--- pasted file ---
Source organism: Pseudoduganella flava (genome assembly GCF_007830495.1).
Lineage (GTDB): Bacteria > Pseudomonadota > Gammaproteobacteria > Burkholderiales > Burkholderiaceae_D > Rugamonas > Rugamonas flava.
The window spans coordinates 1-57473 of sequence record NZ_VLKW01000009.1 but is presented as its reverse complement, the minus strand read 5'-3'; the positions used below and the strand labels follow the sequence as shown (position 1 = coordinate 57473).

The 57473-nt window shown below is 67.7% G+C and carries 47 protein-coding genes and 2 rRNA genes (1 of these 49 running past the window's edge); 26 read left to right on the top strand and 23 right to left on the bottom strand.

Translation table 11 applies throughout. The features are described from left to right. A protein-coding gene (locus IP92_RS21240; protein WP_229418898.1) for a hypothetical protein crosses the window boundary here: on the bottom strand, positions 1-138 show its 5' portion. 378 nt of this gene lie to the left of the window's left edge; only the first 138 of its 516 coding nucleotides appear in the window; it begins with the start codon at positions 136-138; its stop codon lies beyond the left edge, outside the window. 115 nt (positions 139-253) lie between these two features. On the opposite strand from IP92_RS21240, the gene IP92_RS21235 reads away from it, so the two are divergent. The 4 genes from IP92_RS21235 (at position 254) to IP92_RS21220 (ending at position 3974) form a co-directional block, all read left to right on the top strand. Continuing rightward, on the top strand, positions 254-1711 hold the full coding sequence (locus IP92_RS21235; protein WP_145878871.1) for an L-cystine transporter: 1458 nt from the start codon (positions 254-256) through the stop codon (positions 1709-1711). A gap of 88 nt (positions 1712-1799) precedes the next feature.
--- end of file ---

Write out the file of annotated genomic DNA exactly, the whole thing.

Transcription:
Source organism: Pseudoduganella flava (genome assembly GCF_007830495.1).
Lineage (GTDB): Bacteria > Pseudomonadota > Gammaproteobacteria > Burkholderiales > Burkholderiaceae_D > Rugamonas > Rugamonas flava.
The window spans coordinates 1-57473 of sequence record NZ_VLKW01000009.1 but is presented as its reverse complement, the minus strand read 5'-3'; the positions used below and the strand labels follow the sequence as shown (position 1 = coordinate 57473).

The 57473-nt window shown below is 67.7% G+C and carries 47 protein-coding genes and 2 rRNA genes (1 of these 49 running past the window's edge); 26 read left to right on the top strand and 23 right to left on the bottom strand.

Translation table 11 applies throughout. The features are described from left to right. A protein-coding gene (locus IP92_RS21240; protein WP_229418898.1) for a hypothetical protein crosses the window boundary here: on the bottom strand, positions 1-138 show its 5' portion. 378 nt of this gene lie to the left of the window's left edge; only the first 138 of its 516 coding nucleotides appear in the window; it begins with the start codon at positions 136-138; its stop codon lies beyond the left edge, outside the window. 115 nt (positions 139-253) lie between these two features. On the opposite strand from IP92_RS21240, the gene IP92_RS21235 reads away from it, so the two are divergent. The 4 genes from IP92_RS21235 (at position 254) to IP92_RS21220 (ending at position 3974) form a co-directional block, all read left to right on the top strand. Continuing rightward, on the top strand, positions 254-1711 hold the full coding sequence (locus IP92_RS21235; protein WP_145878871.1) for an L-cystine transporter: 1458 nt from the start codon (positions 254-256) through the stop codon (positions 1709-1711). A gap of 88 nt (positions 1712-1799) precedes the next feature.